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  • Stephen D'Agostino

Welcome to 2019!

I know it is now 2019, but I am going to linger in December 2018 for a bit. For part of the month, Bill and I were in Germany. We visited many small towns, some first settled over 2,000 years ago. Most of them had populations of fewer than 3,000 people. All the towns can be classified as medieval, and some of them had preserved walls with defensive towers that spoke of their history. Most of them had multiple churches, and each was a stand-alone museum of religious art representing various styles—baroque, rococo (I’m still not sure what that means), gothic, and even modern for churches that were destroyed during World War II and rebuilt.

The towns themselves, though, weren’t museums. People lived and worked in each one. The streets were lined with cafés, restaurants, shoe stores, banks, pharmacies on a much smaller scale than we are familiar with, eyeglass shops, grocery stores, and other retailers. When we left one town, we had to travel anywhere from four kilometers to 20 kilometers to get to the next one.

Of course, I got to musing about how different things are in Vermont specifically and the United States in general. While in Germany, we saw no Home Depot or Staples equivalents. We saw UPS or DHL delivery trucks infrequently, which signaled to me that Amazon was not a big player in these folks’ consumption habits. These Germans don’t need to travel to the next town to get a new pair of eyeglasses, say, but instead, they can walk right to their town center. The mindset of the stores’ customers and the convenience they offer allow them to survive. I’m also sure that gas at about $5.40 per gallon tilts things in favor of these local shops.

A week doesn’t go by when I read about, hear about, or experience the struggles of small towns in our state and our country. I now realize that the problem is far more complicated than the old standby excuses of lack of opportunity, no incentive to move to such places, poor infrastructure, etc. When I think about Reading and the surrounding towns, and Vermont as a whole, I wonder if we appreciate the bigger issues that got us here. I wonder if we can expand our thoughts and ideas to come up with new and different ways to keep our small towns and our state sustainable.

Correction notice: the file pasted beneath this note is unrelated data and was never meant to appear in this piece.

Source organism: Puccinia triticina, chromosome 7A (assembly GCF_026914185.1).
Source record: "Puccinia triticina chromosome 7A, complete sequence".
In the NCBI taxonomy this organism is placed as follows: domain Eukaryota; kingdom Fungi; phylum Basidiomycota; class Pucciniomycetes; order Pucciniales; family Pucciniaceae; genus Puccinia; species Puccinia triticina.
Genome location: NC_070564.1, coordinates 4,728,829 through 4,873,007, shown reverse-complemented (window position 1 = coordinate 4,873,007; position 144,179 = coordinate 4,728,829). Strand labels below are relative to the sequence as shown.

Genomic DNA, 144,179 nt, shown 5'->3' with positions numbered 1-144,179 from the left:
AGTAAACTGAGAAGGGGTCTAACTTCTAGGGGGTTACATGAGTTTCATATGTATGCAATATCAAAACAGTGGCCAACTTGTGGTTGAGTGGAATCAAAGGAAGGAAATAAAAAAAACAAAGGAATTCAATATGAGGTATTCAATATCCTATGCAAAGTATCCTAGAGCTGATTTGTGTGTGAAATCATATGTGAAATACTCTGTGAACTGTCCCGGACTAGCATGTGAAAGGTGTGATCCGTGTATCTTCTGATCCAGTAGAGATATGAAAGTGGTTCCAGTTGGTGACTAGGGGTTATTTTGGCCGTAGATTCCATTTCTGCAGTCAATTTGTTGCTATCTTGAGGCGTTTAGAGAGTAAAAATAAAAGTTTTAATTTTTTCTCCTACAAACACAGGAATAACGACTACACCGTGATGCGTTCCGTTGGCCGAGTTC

One thing I noticed that was not sustainable during my absence is the winter wonderland I had left. Sure there is still snow on the ground, especially up here on the hill, but there are also spots where I can see bare grass. I can also see the full size of the limbs that came down from our maple trees in the late-November storm. Up until now, they had been buried under several inches of snow.

Like a lot of the snow, December is gone, so welcome to 2019! It’s the first time in 101 years that the date, said backward, is sequential. That’s exciting!

OK, it's not exciting, but stating it underscores what I have learned now for the three Januarys in which I have written this column. It's rather hard to find exciting stuff to write about during the first month of the year.

Despite the addition of this wrinkle, January is one of my favorite months. It seems custom made for an introvert. Fun and crazy-busy December is over, so the month is calm by comparison. It’s a perfect time for me to focus on things that take a bit of time and mental space, both of which I know I will have more of this month. With my freer schedule and freer mind, I am going to work on some new baking projects, some old and new writing projects, and even plan out my flower gardens.

Will January be a quiet, “me-time” month for you? What will you do with your January?

Here’s one thing that might tempt you from your warm home warm home. The Reading Recreation Commission will be holding Game Night again in January. It will be the third Friday of the month (January 18). The commission is contemplating doing something different for this month’s Game Night, so I’ll have more details once they are ironed out.

That won't be the only thing happening in January of course. Between now and next week, I will be digging around for more events occurring during the month, and share them with you in my next column. In the meantime, Happy New Year!

That’s the news from Reading! See you next week!

This column originally appeared in The Vermont Standard on January 3, 2019.

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